The Communications Authority has found ATV's executive director unfit to hold a broadcast licence and proposed fining the station a record HK$1 million for his actions, according to a draft reported detailed yesterday in court filings.
The report concluded that ATV executive director James Shing Pan-yu improperly ceded much of his day-to-day responsibilities at the free-to-air station to investor Wong Ching, who he passed off as a personal consultant.
It further found that Shing doctored and withheld minutes of the weekly management meeting to 'conceal the true extent' of Wong's participation in the meetings, helping to show that Shing was not a 'fit and proper person' to be a licensee, according to the filings.
Details of the preliminary report were revealed for the first time yesterday after ATV sought a judicial review to prevent the authority from releasing the final version of its findings.
The report, which stems from a complaint of mismanagement filed against the station last June, is the latest blow to the broadcaster, which was fined a record HK$300,000 in December for falsely reporting the death of ex-president Jiang Zemin.
In addition to its specific findings on Shing, the authority found that ATV had itself failed to discharge its duty to adopt appropriate standards of corporate governance. But the authority stopped short of concluding whether the station was unfit to hold a licence.
The authority also found that Wong, in assuming a managerial role at the station, had breached his own commitment to stay out of its day-to-day operations. The authority was said to have proposed a HK$1 million penalty for ATV and is seeking to have Shing removed from his management post within seven days of the report's release.
The station filed its court challenge on Tuesday, just ahead of today's deadline for a written response to the report. The documents were released for public inspection yesterday.
ATV is challenging the authority's refusal to provide information and documents supporting its investigation. The station says it was denied a fair opportunity to reply to the findings without access to the evidence provided by unidentified persons, including 'former ATV executives'.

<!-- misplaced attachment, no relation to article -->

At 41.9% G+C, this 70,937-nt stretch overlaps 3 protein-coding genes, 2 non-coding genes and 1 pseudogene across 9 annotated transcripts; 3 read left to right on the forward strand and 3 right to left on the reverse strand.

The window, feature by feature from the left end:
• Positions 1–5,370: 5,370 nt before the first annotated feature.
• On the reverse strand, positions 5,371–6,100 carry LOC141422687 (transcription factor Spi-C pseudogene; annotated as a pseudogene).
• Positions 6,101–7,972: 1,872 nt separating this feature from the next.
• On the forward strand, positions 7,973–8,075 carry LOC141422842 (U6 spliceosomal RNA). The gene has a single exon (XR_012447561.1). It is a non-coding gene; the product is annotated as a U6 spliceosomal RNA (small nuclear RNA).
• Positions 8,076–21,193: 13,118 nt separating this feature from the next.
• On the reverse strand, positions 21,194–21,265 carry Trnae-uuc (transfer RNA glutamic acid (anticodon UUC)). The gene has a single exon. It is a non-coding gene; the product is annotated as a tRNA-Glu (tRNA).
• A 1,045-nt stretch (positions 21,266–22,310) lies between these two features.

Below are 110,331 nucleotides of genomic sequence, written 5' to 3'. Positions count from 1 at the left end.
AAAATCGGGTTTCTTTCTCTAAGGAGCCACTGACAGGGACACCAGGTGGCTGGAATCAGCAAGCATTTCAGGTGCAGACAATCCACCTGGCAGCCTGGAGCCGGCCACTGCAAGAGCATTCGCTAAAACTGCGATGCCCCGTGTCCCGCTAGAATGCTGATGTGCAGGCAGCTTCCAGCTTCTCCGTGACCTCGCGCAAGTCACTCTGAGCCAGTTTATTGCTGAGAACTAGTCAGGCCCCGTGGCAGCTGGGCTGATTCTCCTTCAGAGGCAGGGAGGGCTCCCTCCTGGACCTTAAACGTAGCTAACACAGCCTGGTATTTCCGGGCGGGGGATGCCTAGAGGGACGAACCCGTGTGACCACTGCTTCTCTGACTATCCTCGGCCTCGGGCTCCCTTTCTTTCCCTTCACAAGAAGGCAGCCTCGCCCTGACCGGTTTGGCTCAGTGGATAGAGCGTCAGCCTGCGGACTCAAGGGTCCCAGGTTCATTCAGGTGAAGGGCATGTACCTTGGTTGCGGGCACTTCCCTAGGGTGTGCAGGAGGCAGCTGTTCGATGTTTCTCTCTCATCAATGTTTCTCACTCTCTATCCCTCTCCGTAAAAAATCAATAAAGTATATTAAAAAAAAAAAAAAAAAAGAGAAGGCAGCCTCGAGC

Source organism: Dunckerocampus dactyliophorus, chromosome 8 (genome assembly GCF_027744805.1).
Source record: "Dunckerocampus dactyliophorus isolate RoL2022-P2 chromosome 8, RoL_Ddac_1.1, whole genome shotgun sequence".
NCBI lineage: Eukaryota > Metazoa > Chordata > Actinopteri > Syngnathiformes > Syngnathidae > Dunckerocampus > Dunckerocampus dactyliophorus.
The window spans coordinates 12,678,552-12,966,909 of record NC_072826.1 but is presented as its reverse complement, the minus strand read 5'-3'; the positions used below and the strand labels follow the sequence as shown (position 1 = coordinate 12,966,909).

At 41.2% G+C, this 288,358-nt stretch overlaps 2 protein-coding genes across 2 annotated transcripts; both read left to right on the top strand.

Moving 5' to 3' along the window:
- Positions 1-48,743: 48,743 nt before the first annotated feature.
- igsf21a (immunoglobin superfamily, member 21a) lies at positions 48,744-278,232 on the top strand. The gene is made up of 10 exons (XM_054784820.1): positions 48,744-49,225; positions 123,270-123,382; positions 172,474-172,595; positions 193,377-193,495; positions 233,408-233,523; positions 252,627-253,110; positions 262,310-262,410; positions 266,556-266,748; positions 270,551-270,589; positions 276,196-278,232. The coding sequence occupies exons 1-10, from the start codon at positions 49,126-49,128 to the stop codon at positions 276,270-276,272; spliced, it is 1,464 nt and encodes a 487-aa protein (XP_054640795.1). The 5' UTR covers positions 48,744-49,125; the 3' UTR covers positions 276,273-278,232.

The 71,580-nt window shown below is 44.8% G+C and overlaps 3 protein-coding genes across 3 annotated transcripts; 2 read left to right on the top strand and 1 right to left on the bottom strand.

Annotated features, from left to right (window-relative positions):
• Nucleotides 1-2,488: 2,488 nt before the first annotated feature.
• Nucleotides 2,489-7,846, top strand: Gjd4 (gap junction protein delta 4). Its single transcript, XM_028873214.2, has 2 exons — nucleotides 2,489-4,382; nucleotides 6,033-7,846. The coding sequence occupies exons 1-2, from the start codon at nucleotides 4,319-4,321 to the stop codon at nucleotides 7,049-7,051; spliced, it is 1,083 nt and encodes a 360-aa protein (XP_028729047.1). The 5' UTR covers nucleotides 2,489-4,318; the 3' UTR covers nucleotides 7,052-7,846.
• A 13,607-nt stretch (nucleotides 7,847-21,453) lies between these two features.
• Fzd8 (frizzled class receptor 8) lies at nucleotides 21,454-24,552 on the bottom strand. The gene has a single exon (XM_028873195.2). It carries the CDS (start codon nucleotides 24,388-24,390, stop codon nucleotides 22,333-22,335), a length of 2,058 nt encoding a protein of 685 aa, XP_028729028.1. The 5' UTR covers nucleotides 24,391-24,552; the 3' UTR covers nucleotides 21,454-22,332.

The authority refused to disclose the evidence because it was obtained on a confidential basis, ATV said, and accused the regulator of setting 'oppressive' deadlines.
The station is asking the court to overturn the authority's decision to impose a deadline for it to provide a written reply to the draft report by today and an oral reply on Saturday.
A closed-door hearing was held yesterday, after which the case was adjourned until Wednesday. An order was made but the content was unknown and could not be reported.
The authority wants Wong excluded from a managerial role and requires the station to hand in a proposal detailing steps it would take to improve its corporate governance. Depending on ATV's progress, the authority would decide whether it should continue to be regarded as being fit to hold its licence.
Professor Cheuk Pak-tong, director of Baptist University's Academy of Film, said frequent management changes had hampered ATV's development. Since its time as Rediffusion, the station had had eight or nine major investors come and go, he said. The instability triggered by managerial changes plagued the station, especially at a time when the government was considering giving out new free-to-air television licences.
'If the government gave out new licences and ATV went without a new leader, it would be a major crisis for the station,' Cheuk said.